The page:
The last two weeks of the month, people have adjusted to the nicotine/caffeine double whammy, but by then they've been sucked into the television shows that run all night long, and we have a population of blood sugar-depleted sleep-deprived zombies. Many people never sleep all night, a fact that plays utter havoc with productivity and driving. Never install a nuclear reactor during Ramadan and don't try to drive during the half hour before iftar. Not everyone follows this pattern however. We were not the only family that didn't have sweets to end iftar and that made a point of maintaining normal bedtimes during Ramadan. If you are a serious worker, there is no way to stay up all night and function during the day. We would celebrate iftar with my inlaws once or twice during the month and usually gave a huge iftar for the Sudanese branch of the family once during Ramadan. In return we might accept about two or three invitations to iftar and we tried to avoid sohour invitations. My husband had more demands on his time due to business invitations, but since I was the one who would be getting up early to get kids to school I could avoid them.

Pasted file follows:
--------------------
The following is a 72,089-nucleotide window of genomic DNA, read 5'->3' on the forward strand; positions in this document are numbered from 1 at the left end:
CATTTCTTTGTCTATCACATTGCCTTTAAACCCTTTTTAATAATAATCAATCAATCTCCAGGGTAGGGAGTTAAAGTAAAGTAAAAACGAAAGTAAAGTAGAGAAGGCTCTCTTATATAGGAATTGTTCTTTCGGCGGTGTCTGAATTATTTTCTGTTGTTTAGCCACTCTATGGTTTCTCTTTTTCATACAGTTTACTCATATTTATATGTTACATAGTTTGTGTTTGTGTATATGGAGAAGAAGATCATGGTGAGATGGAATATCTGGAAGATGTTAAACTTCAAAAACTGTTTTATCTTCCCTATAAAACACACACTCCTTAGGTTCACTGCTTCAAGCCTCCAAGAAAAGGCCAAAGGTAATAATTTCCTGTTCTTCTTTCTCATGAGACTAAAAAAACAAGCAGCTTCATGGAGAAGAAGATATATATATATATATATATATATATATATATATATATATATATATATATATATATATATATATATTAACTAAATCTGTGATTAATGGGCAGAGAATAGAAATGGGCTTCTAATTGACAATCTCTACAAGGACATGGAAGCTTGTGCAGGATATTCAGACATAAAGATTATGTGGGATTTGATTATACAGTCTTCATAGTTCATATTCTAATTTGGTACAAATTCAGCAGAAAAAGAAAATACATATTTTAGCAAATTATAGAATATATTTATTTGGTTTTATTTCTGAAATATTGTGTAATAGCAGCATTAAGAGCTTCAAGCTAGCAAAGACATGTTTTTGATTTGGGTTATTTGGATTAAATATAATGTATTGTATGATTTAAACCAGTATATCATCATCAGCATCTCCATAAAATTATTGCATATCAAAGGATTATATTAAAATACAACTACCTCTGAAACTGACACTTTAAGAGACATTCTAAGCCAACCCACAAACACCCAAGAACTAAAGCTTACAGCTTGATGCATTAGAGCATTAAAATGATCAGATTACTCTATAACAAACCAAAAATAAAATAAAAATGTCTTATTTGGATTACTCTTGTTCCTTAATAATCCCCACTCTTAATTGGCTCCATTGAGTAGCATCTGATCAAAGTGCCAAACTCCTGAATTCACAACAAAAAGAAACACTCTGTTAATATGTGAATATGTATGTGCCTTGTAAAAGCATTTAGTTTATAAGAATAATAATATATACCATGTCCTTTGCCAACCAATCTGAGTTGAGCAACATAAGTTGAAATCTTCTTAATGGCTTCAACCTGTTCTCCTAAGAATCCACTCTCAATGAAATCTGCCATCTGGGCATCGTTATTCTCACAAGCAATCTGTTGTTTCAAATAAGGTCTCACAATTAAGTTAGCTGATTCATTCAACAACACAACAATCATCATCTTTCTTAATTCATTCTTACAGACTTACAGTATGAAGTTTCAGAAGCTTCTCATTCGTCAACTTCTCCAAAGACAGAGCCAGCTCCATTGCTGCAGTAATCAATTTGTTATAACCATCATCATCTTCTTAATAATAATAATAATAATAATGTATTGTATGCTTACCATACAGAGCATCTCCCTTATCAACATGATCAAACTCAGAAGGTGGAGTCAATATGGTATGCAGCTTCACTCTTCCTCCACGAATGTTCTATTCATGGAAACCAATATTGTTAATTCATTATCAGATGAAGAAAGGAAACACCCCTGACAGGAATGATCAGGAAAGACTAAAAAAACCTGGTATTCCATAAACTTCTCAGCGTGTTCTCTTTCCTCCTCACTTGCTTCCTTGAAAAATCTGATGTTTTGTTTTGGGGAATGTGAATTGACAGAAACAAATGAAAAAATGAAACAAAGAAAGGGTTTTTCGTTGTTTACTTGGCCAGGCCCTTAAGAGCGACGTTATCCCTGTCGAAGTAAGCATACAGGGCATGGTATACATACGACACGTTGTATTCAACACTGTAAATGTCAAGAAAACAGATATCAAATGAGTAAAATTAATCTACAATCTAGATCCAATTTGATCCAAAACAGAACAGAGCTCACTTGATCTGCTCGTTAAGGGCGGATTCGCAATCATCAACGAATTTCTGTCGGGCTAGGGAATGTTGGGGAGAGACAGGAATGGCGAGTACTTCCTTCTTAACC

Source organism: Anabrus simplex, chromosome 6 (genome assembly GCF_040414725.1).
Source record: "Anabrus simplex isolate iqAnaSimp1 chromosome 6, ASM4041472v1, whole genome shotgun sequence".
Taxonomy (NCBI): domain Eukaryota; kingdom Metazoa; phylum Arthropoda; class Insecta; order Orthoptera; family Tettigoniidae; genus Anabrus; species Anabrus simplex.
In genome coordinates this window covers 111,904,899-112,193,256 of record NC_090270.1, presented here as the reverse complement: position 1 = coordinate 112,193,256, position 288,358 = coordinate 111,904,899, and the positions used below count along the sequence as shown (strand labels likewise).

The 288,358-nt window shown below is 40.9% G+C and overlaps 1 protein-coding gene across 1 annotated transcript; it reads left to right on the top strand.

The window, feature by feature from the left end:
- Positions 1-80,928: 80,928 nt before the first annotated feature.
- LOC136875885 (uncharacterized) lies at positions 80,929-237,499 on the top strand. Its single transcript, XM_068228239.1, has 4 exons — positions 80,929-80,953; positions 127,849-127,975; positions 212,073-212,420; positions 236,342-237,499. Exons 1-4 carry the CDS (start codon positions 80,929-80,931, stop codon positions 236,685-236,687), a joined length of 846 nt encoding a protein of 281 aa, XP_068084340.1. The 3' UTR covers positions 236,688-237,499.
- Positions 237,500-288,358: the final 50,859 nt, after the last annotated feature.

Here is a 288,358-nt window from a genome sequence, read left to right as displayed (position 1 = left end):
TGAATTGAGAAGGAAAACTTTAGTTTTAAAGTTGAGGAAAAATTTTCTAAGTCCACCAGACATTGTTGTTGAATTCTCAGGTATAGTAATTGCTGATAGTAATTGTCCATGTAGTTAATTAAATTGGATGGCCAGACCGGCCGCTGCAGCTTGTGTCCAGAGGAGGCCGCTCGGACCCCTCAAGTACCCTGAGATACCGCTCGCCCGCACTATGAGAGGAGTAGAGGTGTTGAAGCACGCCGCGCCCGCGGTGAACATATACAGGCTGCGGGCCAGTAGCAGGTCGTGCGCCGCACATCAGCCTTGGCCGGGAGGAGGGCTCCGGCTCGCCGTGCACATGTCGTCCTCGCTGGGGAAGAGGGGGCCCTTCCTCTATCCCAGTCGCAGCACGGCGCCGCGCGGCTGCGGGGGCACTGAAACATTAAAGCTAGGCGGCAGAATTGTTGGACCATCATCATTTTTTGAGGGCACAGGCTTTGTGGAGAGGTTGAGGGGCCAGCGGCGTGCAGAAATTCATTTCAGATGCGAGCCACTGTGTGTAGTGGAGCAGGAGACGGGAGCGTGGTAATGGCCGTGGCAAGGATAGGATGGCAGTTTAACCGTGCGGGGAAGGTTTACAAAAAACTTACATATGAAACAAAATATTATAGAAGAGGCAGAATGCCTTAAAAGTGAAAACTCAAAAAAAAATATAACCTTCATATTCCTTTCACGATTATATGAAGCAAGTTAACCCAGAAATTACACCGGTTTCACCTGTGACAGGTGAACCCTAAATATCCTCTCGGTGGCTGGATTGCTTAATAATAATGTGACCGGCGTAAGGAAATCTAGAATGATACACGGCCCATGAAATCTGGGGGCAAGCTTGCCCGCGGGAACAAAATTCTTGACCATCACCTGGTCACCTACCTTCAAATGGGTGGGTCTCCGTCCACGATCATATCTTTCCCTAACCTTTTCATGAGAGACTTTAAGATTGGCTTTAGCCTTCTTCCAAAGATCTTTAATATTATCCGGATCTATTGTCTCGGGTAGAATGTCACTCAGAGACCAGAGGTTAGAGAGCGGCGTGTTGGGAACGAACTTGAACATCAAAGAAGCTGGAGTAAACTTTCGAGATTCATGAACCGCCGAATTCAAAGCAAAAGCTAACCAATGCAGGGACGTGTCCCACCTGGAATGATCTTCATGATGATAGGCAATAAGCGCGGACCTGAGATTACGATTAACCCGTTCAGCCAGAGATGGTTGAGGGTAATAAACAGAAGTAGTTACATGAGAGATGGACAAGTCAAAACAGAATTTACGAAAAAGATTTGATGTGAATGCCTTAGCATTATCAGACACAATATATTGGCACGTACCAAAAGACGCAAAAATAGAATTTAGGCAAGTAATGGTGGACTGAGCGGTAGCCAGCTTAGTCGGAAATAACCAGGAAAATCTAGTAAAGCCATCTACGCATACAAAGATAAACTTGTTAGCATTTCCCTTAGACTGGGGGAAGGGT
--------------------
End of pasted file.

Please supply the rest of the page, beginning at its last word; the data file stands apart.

Tonight I was driving one of my son's friends home to her apartment in Maadi after dinner and we passed a midan that was filled with hundreds of Ramadan lanterns suspended from the branches of the huge ficus trees in the garden in the center of the circle. They were sort of like Christmas lights in a way, but the brass and the coloured panes in the lanterns cast a special light unlike anything else. Egyptians outside Egypt during Ramadan get very homesick as Europeans and North Americans don't understand the magic, very much as European and North American partners of Egyptians miss the magic of Christmas. The religions involved are different, the traditions are different, but the feeling is very much the same.